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This article was published on August 22, 2013

Evernote signs its first operator deal in Southeast Asia as it seeks to deepen its Asia reach

Evernote signs its first operator deal in Southeast Asia as it seeks to deepen its Asia reach Image by: Getty Images
Kaylene Hong
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Kaylene Hong

Kaylene Hong was Asia Reporter for The Next Web between 2013 and 2014, based in Singapore. She is bilingual in English and Mandarin. Stay in Kaylene Hong was Asia Reporter for The Next Web between 2013 and 2014, based in Singapore. She is bilingual in English and Mandarin. Stay in touch via Twitter or Google+.

With 70 percent of its users outside of the United States, it is little wonder that Evernote is keen to project its appeal to more growing markets — with emerging markets in Asia a key focus.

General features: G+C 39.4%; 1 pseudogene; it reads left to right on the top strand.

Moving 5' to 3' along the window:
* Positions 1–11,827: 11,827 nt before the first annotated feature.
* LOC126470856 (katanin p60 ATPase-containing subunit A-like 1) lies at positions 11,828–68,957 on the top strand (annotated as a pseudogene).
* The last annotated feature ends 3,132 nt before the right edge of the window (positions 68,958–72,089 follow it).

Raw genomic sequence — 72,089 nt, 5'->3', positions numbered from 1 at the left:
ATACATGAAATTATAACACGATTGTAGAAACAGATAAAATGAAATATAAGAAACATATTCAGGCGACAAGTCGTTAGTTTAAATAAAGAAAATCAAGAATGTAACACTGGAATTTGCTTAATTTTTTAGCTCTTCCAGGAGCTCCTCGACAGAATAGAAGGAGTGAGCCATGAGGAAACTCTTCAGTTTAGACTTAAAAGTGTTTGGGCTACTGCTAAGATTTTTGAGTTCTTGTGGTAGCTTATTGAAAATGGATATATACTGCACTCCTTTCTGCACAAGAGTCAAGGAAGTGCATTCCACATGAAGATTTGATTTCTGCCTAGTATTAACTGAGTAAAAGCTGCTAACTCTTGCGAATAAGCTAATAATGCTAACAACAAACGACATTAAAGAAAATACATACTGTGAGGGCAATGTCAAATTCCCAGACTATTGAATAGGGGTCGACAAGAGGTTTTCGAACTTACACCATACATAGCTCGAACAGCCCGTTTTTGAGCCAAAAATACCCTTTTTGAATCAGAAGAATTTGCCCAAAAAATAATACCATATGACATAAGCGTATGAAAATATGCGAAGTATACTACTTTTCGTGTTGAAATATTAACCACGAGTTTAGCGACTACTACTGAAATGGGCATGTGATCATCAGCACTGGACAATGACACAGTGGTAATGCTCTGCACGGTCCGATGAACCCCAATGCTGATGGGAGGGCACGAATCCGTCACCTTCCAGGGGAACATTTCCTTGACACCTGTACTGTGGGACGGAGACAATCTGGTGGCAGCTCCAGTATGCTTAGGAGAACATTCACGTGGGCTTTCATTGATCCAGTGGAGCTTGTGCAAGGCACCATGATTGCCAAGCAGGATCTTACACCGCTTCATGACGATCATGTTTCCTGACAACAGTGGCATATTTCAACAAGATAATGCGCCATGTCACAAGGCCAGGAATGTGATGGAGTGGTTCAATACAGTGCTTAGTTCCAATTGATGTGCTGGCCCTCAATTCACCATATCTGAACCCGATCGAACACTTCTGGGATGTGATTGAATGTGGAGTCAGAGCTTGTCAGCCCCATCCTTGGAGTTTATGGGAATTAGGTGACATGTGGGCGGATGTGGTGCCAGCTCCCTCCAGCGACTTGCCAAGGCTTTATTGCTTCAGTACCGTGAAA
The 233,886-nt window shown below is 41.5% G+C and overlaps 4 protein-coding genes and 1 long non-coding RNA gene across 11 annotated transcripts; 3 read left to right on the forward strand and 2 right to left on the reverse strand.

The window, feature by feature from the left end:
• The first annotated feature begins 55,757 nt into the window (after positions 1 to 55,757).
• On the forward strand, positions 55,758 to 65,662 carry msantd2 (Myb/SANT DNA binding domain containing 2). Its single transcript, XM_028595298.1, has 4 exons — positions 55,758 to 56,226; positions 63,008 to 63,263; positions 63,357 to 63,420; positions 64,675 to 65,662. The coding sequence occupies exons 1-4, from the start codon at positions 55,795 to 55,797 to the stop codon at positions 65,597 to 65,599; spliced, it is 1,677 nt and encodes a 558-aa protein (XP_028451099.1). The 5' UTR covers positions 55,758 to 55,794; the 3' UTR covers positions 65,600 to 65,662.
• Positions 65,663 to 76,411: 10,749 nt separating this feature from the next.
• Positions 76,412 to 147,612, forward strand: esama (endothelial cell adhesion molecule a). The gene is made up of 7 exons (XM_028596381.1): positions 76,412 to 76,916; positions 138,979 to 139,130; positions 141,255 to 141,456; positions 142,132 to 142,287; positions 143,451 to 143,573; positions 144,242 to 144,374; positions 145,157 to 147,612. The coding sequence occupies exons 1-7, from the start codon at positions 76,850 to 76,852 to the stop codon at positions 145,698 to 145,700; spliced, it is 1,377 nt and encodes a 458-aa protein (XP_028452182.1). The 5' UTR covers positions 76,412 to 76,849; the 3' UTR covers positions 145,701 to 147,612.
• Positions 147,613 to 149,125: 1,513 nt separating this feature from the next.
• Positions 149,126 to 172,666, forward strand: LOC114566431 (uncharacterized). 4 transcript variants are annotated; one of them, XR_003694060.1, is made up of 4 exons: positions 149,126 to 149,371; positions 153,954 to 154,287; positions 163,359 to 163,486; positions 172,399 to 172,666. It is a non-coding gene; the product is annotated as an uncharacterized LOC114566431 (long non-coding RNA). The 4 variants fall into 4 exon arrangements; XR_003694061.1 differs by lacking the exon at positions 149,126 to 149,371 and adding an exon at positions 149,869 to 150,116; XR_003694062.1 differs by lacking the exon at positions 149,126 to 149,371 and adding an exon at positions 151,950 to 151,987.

To mark its commitment to the region, Evernote today announced (and later blogged about) its first-ever partnership in Southeast Asia in Singapore — where Evernote says it has the highest per-capita market penetration. Of Evernote’s existing 66 million users worldwide, more than 400,000 are based in Singapore. It is therefore partnering local telecom operator Starhub to offer a one-year Premium subscription for free to its 1.1 million post-paid mobile customers.

The only other formal partnerships it has in Asia are in Japan with NTT Docomo, Taiwan with Taiwan Mobile and Apple premium reseller Studio A, as well as South Korea with Kakao Talk.

Evernote also launched Yinxiang Biji, a dedicated service for China, in May last year. Its open APIs have also seen Evernote linked with Tencent-owned messaging service WeChat — basically WeChat users can choose to export their conversations into Evernote.

In Evernote’s annual developer competition, none of the six finalists came from the US, but half were from the Asia-Pacific region.

Evernote’s Chief Operating Officer Ken Gullicksen notes that the company has been unprofitable due to its expansion plans and investments in other products starting from 2011.

“Profitability is a choice,” he says, explaining that in theory, Evernote could turn in profit within a few months if it slows down its investments.

Headline image via Thinkstock